The Senate voted overwhelmingly Tuesday to confirm Christopher Wray to be the new FBI director.
The vote was 92-5.
Wray succeeds James Comey, who was fired by President Donald Trump ostensibly for his handling of the investigation into Hillary Clinton's email practices, though the President later said he had the Russia investigation on his mind when he axed Comey.
Wray, who is now a private lawyer, was a top Justice Department official during the George W. Bush administration. He was recommended unanimously by the Senate Judiciary Committee on July 20.
During his confirmation hearings , the Yale-trained lawyer pledged his independence from the White House, repeatedly telling a Senate panel he would not be "pulling punches" in the position and that he'd resign if he is asked to do something illegal or immoral.
"My commitment is to the rule of law, to the Constitution, to follow the facts wherever they may lead," Wray told the judiciary panel. "And there isn't a person on this planet whose lobbying or influence could convince to just drop or abandon a properly predicated and meritorious investigation."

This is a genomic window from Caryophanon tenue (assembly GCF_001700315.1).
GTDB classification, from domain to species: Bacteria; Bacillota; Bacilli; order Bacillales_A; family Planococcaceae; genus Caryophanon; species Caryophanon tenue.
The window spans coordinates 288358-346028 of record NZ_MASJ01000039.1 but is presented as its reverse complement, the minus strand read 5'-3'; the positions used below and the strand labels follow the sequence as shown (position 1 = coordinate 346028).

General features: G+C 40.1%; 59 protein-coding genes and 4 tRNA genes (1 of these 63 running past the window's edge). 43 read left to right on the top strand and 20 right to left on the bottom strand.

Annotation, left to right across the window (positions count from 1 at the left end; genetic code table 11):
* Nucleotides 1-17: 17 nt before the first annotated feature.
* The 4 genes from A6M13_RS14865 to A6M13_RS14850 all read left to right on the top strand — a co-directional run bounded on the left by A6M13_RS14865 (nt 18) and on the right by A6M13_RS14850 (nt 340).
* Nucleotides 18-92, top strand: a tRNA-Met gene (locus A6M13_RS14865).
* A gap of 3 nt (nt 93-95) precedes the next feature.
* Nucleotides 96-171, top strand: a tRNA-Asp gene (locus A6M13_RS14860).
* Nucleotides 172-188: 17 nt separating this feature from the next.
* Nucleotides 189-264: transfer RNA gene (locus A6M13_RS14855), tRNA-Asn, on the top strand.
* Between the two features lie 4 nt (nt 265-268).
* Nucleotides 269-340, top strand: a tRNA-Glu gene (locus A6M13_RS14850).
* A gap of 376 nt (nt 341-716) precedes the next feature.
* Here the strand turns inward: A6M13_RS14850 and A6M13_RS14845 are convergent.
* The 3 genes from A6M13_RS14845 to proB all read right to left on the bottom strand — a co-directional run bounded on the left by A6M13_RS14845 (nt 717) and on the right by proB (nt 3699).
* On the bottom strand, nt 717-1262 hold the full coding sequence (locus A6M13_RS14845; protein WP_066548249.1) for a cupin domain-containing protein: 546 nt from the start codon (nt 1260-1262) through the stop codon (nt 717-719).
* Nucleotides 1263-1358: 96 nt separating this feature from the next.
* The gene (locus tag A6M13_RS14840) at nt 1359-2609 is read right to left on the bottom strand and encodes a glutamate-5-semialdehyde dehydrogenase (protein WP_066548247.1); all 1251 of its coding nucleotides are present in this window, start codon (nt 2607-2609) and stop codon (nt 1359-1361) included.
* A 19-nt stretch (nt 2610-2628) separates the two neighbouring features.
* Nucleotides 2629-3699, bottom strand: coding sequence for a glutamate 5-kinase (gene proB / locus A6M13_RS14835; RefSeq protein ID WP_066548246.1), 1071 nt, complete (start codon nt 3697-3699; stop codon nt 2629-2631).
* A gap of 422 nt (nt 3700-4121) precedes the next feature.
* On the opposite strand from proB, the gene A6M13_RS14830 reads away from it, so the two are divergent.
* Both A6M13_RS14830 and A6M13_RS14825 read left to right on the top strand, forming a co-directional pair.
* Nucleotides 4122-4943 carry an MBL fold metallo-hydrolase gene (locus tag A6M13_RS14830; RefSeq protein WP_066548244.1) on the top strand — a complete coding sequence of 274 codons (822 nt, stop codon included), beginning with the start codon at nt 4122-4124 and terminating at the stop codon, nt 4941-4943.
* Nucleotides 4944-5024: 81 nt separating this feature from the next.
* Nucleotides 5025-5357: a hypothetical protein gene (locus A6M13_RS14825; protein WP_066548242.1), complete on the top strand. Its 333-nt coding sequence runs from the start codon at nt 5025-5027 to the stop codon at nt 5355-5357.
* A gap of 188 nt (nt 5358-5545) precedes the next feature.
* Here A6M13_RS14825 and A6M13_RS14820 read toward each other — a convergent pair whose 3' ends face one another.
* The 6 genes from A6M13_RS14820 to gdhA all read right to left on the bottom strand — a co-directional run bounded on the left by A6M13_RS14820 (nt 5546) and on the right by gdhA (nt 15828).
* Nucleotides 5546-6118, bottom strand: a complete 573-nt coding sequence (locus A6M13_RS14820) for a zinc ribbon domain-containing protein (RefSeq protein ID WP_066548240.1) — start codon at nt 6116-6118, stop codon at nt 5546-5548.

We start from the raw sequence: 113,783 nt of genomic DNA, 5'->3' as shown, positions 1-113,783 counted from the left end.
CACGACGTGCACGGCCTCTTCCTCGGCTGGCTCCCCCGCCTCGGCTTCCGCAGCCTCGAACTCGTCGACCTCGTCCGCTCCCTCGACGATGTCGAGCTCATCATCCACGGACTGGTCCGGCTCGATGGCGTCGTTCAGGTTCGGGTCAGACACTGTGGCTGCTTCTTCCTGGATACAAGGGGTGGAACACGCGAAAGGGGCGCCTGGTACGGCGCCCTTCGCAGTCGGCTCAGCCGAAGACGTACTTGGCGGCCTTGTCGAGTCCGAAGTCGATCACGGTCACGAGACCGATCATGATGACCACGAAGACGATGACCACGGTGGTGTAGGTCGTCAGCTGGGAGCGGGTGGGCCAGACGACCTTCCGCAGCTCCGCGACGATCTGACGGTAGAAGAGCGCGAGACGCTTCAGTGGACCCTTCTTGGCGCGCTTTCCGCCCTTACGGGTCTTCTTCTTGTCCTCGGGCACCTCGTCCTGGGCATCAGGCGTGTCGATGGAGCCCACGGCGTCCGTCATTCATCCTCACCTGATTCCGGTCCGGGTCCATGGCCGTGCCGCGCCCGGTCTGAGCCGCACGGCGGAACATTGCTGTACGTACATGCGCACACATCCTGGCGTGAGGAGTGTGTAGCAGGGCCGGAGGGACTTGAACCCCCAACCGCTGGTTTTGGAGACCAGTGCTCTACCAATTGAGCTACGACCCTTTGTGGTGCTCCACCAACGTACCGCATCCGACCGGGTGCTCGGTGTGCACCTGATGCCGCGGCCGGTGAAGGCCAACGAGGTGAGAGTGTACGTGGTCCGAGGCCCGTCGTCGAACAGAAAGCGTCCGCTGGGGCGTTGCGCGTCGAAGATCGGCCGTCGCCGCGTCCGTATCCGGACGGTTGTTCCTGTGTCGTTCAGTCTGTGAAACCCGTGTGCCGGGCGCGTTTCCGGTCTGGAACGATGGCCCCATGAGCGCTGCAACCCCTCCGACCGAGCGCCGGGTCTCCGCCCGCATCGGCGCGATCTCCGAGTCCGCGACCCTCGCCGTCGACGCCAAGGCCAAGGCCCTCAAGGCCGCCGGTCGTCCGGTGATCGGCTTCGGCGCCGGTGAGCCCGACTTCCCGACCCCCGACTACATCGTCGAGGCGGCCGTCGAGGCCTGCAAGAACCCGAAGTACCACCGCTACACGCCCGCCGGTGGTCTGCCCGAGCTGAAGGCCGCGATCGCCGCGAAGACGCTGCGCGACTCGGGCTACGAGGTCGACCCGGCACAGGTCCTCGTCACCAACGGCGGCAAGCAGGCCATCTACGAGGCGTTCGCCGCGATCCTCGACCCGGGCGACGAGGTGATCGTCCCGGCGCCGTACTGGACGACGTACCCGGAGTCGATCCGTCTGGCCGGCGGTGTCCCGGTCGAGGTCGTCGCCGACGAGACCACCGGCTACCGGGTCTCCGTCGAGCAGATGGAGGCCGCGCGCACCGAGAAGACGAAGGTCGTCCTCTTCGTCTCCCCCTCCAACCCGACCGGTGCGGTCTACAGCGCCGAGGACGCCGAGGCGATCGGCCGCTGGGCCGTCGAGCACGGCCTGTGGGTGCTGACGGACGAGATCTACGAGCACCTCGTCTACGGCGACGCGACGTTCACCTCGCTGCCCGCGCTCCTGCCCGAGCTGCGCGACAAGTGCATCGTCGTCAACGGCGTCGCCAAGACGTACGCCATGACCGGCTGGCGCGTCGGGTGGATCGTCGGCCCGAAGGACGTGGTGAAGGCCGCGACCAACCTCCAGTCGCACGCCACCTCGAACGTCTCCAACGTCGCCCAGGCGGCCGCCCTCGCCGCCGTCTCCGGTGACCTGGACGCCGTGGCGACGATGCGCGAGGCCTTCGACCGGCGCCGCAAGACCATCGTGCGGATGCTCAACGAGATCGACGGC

In a floor speech, Judiciary Committee Chairman Chuck Grassley, R-Iowa, said Wray takes over the agency as it continues to investigate issues related to Russia and Trump.
"Multiple investigations are underway, including by this body, to clearly lay out Russia's activities that attempted to influence the 2016 election," Grassley said. "These are important and sensitive investigations, and they cannot be inappropriately influenced by people in powerful positions, in any way. This applies to the FBI director."
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